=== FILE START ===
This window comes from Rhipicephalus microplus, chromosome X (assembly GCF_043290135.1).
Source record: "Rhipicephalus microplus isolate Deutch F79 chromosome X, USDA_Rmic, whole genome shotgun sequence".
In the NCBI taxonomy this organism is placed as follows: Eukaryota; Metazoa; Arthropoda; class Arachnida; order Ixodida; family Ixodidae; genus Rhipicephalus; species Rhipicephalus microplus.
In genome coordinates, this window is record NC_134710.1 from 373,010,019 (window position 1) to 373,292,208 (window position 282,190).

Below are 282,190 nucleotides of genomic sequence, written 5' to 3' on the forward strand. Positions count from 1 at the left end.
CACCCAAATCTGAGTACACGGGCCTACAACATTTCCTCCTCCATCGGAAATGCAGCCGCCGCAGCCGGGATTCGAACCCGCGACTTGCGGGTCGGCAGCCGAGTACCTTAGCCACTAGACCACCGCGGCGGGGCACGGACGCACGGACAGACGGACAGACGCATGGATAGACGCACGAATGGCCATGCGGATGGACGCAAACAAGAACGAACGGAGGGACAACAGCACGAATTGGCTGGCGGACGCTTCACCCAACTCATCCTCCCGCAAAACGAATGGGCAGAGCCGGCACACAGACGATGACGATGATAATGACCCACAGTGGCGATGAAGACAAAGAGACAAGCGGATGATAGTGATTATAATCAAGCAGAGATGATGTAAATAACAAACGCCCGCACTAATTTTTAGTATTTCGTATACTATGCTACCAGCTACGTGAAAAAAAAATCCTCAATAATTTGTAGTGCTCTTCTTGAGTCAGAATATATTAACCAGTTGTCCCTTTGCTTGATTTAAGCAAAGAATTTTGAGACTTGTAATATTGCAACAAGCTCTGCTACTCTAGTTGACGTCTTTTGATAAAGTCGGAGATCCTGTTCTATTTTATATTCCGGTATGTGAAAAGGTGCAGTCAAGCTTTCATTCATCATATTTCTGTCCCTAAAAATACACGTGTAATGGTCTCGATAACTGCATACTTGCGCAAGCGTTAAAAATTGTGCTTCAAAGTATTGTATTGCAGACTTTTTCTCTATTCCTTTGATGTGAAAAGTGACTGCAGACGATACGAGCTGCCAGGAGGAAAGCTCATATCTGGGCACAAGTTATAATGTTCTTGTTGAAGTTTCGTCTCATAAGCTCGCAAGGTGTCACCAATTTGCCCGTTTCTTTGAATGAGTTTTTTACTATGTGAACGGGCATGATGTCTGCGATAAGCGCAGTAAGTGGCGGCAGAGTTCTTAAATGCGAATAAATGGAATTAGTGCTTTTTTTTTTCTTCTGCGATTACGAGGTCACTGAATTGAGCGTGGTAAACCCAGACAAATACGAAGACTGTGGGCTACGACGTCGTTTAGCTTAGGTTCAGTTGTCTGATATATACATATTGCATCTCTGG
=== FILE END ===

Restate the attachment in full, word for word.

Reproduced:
This window comes from Rhipicephalus microplus, chromosome X (assembly GCF_043290135.1).
Source record: "Rhipicephalus microplus isolate Deutch F79 chromosome X, USDA_Rmic, whole genome shotgun sequence".
In the NCBI taxonomy this organism is placed as follows: Eukaryota; Metazoa; Arthropoda; class Arachnida; order Ixodida; family Ixodidae; genus Rhipicephalus; species Rhipicephalus microplus.
In genome coordinates, this window is record NC_134710.1 from 373,010,019 (window position 1) to 373,292,208 (window position 282,190).

Below are 282,190 nucleotides of genomic sequence, written 5' to 3' on the forward strand. Positions count from 1 at the left end.
CACCCAAATCTGAGTACACGGGCCTACAACATTTCCTCCTCCATCGGAAATGCAGCCGCCGCAGCCGGGATTCGAACCCGCGACTTGCGGGTCGGCAGCCGAGTACCTTAGCCACTAGACCACCGCGGCGGGGCACGGACGCACGGACAGACGGACAGACGCATGGATAGACGCACGAATGGCCATGCGGATGGACGCAAACAAGAACGAACGGAGGGACAACAGCACGAATTGGCTGGCGGACGCTTCACCCAACTCATCCTCCCGCAAAACGAATGGGCAGAGCCGGCACACAGACGATGACGATGATAATGACCCACAGTGGCGATGAAGACAAAGAGACAAGCGGATGATAGTGATTATAATCAAGCAGAGATGATGTAAATAACAAACGCCCGCACTAATTTTTAGTATTTCGTATACTATGCTACCAGCTACGTGAAAAAAAAATCCTCAATAATTTGTAGTGCTCTTCTTGAGTCAGAATATATTAACCAGTTGTCCCTTTGCTTGATTTAAGCAAAGAATTTTGAGACTTGTAATATTGCAACAAGCTCTGCTACTCTAGTTGACGTCTTTTGATAAAGTCGGAGATCCTGTTCTATTTTATATTCCGGTATGTGAAAAGGTGCAGTCAAGCTTTCATTCATCATATTTCTGTCCCTAAAAATACACGTGTAATGGTCTCGATAACTGCATACTTGCGCAAGCGTTAAAAATTGTGCTTCAAAGTATTGTATTGCAGACTTTTTCTCTATTCCTTTGATGTGAAAAGTGACTGCAGACGATACGAGCTGCCAGGAGGAAAGCTCATATCTGGGCACAAGTTATAATGTTCTTGTTGAAGTTTCGTCTCATAAGCTCGCAAGGTGTCACCAATTTGCCCGTTTCTTTGAATGAGTTTTTTACTATGTGAACGGGCATGATGTCTGCGATAAGCGCAGTAAGTGGCGGCAGAGTTCTTAAATGCGAATAAATGGAATTAGTGCTTTTTTTTTTCTTCTGCGATTACGAGGTCACTGAATTGAGCGTGGTAAACCCAGACAAATACGAAGACTGTGGGCTACGACGTCGTTTAGCTTAGGTTCAGTTGTCTGATATATACATATTGCATCTCTGG